The store looks pretty fake, as do the reviews.  It all looks as if someone tried to make it look like a legitimate store, but didn’t quite succeed.

Their contact page lists a German address and an emails: [email protected]  When I go to the tsc-retail page, it is a fancy presentation with text overlay talking about bringing the world closer together through retail … and the video shorts are of Seattle.  Hmm.

In any event, just a word of caution: We are the only folks that make these Revere Ware replacement parts presently.  We sell them through this site, and on Amazon.com.  The items we’ve seen for sale on eBay appear to be legitimate second market items.  But I would stay away form any other outlets (and the prices are much higher anyways).

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Expect good customer service

Just a reminder to our customers or potential customers that we do our best to provide good customer service.

If a product arrives damaged, we will replace it.

If a shipment fails to arrive, we will ask that you work with the Postal Service to locate it, and it that doesn’t work, we will replace it.

If a part fails and you weren’t abusing it, we will replace it.

If you are having an issue installing or using one of our parts, we will do our best to help you, and if that doesn’t work, we will take it back for a refund.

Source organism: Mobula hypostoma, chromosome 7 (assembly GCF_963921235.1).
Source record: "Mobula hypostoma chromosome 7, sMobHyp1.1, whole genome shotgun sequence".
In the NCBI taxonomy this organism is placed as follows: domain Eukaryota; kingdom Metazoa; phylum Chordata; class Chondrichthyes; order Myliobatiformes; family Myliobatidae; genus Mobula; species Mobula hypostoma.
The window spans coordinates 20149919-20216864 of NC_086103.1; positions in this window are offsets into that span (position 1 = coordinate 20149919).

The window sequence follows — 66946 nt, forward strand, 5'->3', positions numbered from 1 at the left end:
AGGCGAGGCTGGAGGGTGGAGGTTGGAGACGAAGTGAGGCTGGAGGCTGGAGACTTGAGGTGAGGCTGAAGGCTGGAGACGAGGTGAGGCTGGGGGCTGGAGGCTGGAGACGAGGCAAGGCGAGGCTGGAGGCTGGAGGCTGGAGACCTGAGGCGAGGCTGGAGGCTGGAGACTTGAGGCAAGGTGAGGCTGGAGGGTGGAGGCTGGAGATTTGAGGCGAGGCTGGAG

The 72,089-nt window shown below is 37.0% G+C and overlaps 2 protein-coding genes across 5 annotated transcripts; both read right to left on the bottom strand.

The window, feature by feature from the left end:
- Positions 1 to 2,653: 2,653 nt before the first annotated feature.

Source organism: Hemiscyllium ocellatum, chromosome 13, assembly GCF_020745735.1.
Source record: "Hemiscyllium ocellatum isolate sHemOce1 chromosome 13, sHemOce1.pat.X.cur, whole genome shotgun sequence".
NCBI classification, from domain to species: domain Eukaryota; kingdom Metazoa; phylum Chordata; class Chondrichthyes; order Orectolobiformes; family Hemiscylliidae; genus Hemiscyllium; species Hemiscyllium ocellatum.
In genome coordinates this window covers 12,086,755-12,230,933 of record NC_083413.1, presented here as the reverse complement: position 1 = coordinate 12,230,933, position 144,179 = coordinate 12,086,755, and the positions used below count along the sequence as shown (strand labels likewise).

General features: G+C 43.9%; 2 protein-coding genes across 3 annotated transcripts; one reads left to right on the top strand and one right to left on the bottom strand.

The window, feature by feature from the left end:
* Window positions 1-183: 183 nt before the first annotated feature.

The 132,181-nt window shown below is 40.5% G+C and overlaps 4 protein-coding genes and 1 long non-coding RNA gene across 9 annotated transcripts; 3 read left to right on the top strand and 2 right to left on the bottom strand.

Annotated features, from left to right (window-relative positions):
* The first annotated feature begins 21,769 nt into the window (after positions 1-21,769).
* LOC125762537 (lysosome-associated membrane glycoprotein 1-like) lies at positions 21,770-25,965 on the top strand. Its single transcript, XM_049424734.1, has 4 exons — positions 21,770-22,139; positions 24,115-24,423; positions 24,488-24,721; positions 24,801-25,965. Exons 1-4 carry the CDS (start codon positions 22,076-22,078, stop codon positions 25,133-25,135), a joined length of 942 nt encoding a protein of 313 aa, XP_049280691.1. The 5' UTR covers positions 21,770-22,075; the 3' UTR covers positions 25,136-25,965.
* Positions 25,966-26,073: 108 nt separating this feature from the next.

If you have a question, even one that isn’t related to one of our parts or won’t result in a sale, we will do our best to answer it.  However, we do shy away from giving marital advice.

The only thing we ask is that you give us a chance to solve your problem before giving up (and leaving us negative feedback), and that you are kind in your communications.

I wish more people who purchase products online would expect good customer service (and hold businesses accountable when they don’t provide it).  If everyone did that, businesses that didn’t provide good customer service would not survive.

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Amazon feedback – don’t believe what you read

We’ve ranted before about the effect of negative feedback.  In the last few days we’ve seen some perfect examples of undeserved negative feedback affecting our Amazon seller rating substantially.

Here is an example of someone giving us the feedback that should have been left for another purchase.

In this next example, the customer was confused and thought 1 was the best possible feedback.  Thankfully, they retracted the feedback when we brought this to their attention.